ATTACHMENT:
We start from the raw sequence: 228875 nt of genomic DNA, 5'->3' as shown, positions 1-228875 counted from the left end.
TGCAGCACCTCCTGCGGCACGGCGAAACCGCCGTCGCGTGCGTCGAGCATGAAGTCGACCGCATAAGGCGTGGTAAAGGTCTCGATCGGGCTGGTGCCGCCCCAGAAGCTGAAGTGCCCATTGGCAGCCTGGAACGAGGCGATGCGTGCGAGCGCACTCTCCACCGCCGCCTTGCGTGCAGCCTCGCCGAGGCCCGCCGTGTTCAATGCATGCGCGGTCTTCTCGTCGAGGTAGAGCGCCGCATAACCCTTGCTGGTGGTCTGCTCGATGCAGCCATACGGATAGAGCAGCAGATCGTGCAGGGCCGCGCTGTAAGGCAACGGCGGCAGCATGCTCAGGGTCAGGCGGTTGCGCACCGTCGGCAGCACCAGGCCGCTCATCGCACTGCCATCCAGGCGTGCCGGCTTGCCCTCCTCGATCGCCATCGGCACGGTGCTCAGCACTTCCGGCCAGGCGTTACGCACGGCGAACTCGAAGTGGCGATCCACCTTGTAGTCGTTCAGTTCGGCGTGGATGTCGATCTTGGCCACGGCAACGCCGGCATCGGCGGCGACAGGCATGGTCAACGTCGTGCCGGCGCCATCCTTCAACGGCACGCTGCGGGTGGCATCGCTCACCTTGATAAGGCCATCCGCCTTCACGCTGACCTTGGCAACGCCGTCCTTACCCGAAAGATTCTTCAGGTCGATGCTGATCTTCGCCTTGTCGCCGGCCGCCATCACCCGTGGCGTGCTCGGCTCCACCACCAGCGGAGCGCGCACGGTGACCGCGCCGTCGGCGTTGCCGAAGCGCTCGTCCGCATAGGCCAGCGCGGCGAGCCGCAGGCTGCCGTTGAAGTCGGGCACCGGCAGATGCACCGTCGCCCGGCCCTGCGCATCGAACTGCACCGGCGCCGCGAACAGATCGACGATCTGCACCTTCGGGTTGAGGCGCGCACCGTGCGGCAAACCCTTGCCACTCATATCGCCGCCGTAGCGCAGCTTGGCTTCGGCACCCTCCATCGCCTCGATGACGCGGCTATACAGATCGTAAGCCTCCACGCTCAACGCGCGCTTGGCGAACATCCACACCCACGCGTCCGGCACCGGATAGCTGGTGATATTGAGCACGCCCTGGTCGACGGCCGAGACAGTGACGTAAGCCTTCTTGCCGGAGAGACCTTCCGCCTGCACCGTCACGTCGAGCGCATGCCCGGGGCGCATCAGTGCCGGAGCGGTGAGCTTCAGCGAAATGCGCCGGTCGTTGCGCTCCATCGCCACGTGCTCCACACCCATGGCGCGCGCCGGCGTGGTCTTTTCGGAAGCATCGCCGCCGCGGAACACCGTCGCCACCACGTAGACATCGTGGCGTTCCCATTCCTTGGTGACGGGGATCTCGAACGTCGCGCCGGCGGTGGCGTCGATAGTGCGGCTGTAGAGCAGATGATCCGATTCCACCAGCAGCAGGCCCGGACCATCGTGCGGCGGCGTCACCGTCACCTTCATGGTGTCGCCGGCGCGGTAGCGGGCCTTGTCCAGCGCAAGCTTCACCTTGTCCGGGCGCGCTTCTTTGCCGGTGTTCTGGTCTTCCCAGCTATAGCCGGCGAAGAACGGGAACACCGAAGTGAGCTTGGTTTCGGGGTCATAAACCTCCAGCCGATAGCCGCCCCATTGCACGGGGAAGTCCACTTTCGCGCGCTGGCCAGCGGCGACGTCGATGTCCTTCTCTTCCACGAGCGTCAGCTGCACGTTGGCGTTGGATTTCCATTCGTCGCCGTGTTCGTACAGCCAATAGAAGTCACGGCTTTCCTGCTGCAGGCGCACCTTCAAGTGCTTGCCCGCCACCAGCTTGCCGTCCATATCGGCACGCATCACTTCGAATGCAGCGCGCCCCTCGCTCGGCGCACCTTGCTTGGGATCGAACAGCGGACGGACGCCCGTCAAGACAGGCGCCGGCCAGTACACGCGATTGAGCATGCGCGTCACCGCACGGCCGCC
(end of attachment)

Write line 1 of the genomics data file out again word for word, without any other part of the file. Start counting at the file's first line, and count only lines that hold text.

We start from the raw sequence: 228875 nt of genomic DNA, 5'->3' as shown, positions 1-228875 counted from the left end.